Vijay Singh thriving, in contention at Senior PGA Championship

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Vijay Singh thriving, in contention at Senior PGA Championship

Professional

Vijay Singh thriving, in contention at Senior PGA Championship

POTOMAC FALLS, Va. — Vijay Singh turned 50 early in 2013, but his accountant would suggest there were good reasons why Singh never showed much interest in playing senior golf.

Even though his PGA Tour earnings dropped from $1.58 million when he was 49 to just $309,000 in the season in which he turned 50, he bounced back with nearly $1 million in 2014 and more than $1.2 million last year.

Of course, age eventually catches up with every player, and the numbers show Singh is finding it more difficult to be successful on the PGA Tour, where he once was dominant. He finished in the top five in earnings every season of an 11-year stretch starting in 1998.

Leading up to this week’s 78th KitchenAid Senior PGA Championship at Trump National Golf Club, Washington, D.C., Singh had made 12 PGA Tour starts in the current season and only two (excluding a team event) with fellow seniors. He’s shot in the 60s in PGA Tour events as many times (six) as he’s posted 78 or 79.

Before high winds turned to impossible in Friday’s second round of the Senior PGA, Singh’s second round of 3-under-par 69 gave him a two-day total of 10-under 134 and the clubhouse lead by one over Billy Andrade. Bernhard Langer had played 14 holes of his second round and led at 11 under par when play was called for the day.

British Open winds turned Trump National into a bear. The Round 2 scoring average was more than four and a half strokes higher than Round 1, and the gusts got so bad they forced a mid-afternoon stoppage of play with only 71 players having finished their second rounds. Play resumed about 35 minutes later, but with the schedule already thrown into chaos following two delays on Thursday, the second round will be completed Saturday morning.

In going 10 under par over the first two rounds, Singh has used his length to its fullest advantage. He’s 7 under on the par 5s, birdieing each of them so far this week except for the third hole in the second round, where a three-putt led to his only bogey of the first two days.

“I’m driving the ball really well, which makes a big difference,” said Singh. “If you drive the ball well on par 5s you’re going in with a middle to a long iron. It’s an advantage. . . . They’re all reachable.”

Andrade came to Trump National full of optimism. He collected his first PGA Tour victory, the 1991 Booz Allen Classic, at nearby Avenel.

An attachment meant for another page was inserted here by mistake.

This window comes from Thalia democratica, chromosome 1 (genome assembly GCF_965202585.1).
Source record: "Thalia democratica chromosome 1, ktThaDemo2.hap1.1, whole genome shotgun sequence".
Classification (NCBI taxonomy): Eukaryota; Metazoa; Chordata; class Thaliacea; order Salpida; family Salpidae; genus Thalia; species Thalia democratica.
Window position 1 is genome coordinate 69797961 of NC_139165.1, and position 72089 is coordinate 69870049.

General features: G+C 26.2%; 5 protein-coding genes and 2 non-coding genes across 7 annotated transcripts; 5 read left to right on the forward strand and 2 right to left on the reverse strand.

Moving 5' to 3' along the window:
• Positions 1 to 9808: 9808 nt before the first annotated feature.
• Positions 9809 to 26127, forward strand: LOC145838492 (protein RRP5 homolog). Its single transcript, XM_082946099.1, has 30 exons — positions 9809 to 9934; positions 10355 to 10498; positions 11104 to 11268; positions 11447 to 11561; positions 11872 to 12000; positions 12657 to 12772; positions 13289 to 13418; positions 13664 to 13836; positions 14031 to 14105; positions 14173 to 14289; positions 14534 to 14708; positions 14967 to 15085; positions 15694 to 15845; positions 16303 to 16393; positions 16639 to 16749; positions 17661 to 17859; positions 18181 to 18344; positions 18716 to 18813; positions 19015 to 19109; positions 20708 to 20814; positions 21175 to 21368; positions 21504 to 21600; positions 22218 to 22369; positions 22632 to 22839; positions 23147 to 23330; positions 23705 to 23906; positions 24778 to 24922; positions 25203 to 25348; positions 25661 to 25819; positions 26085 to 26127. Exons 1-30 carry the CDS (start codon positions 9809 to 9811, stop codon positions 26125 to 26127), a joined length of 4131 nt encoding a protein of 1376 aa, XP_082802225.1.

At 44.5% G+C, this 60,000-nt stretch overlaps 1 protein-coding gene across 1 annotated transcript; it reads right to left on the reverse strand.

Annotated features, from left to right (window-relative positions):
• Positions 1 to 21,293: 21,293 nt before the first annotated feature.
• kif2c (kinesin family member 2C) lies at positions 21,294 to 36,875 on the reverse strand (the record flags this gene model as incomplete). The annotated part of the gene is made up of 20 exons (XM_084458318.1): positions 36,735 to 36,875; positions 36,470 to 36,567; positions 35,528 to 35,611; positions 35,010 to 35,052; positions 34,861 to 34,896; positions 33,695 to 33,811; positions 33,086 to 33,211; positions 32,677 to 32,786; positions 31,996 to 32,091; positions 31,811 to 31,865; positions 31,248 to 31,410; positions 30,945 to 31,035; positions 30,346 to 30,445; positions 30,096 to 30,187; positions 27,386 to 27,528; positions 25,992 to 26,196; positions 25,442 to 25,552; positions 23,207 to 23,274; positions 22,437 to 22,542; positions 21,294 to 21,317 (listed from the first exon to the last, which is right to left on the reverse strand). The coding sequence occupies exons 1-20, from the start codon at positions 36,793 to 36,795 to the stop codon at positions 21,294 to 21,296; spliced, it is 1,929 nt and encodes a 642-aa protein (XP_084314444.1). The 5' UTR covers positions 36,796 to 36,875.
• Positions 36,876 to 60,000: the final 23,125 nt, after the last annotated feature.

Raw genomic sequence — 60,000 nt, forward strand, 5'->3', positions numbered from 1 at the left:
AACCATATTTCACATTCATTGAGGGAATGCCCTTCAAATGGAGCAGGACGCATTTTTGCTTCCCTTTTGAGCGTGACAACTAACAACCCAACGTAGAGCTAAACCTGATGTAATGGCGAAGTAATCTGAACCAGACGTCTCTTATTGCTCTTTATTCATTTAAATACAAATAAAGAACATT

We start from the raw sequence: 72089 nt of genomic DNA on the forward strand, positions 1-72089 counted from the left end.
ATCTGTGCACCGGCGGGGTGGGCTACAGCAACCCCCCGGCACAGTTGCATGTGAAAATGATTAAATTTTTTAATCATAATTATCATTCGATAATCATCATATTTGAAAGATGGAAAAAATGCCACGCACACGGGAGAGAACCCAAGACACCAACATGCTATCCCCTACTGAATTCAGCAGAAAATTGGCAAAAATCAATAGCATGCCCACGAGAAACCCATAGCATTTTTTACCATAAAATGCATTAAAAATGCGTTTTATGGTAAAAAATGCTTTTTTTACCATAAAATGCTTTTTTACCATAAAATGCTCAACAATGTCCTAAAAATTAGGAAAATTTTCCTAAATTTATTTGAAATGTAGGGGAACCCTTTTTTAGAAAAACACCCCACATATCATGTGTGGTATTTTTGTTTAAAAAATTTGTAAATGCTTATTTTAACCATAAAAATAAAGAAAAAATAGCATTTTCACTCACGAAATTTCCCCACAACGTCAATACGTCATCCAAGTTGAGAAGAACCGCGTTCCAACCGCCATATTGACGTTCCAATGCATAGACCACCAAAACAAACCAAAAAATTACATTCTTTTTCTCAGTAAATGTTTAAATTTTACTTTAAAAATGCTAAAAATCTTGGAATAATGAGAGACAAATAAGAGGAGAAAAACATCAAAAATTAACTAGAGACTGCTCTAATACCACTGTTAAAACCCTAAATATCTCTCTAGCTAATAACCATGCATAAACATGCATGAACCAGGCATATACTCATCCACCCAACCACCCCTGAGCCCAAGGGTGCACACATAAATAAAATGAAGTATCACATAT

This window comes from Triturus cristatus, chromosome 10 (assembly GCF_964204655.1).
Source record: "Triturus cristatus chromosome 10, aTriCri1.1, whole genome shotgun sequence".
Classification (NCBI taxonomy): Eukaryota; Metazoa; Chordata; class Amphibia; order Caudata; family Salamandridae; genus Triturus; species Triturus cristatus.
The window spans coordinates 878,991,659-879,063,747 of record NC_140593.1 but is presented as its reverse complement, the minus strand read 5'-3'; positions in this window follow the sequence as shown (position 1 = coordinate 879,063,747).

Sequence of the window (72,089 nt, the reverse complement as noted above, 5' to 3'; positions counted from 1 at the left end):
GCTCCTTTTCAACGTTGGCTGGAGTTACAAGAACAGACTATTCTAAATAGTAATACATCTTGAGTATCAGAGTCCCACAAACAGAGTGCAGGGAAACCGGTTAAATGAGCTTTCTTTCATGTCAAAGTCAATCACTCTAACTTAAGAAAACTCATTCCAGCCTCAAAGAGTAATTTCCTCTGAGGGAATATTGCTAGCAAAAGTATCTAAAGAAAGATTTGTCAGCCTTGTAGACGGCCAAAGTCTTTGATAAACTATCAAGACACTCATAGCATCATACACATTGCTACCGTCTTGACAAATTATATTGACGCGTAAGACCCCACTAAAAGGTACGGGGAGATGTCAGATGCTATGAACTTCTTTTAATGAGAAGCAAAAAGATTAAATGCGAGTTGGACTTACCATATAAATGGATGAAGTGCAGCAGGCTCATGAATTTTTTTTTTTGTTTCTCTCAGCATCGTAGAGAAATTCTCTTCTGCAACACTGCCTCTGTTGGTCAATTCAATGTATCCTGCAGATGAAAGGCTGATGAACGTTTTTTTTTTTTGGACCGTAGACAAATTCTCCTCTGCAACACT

“I like this place, for some reason,” he said. “I’ve had some success here. I was thinking about that this week as well, and I’m just looking forward to this weekend and having a chance.

“I just remember having great memories of the fans here being so great. It was a fun time, a pretty cool experience for me.”

Over his opening 36 holes, Andrade’s scrambling has been outstanding. He’s missed 12 greens but has been able to get up and down 11 times.

“I chipped it well,” said Andrade, who’s finished in the top 20 in six of eight Champions Tour starts this year. “All the chips I hit were close. . . . I putted a lot from off the green, so it wasn’t that I was chipping all the time.

“My dad will get on me all time. ‘Boy, you only hit eight greens.’ Yeah, but I was really close to the hole a lot of those times when I was off the green.”

With winds blowing steadily at 20 mph and occasionally gusting to as high as 40 on Friday, there was a dramatic scoring difference from the opening round, which was played under lift, clean and place conditions.

In Round 1 there were 37 double or triple bogeys. Before even half the field had completed play on Friday, that number for Round 2 had already more than doubled.

A few holes, like the fourth and 16th, were particularly brutal.

Playing directly into the gale on Friday, the 210-yard fourth yielded no birdies to any of the first 100 players go to through. The 16th, also playing straight into the west wind, was set up at 411 yards but playing impossibly long. At the time play resumed after the wind delay late Friday afternoon, an incomprehensible 9.1 percent of the field had hit that green in regulation in Round 2.

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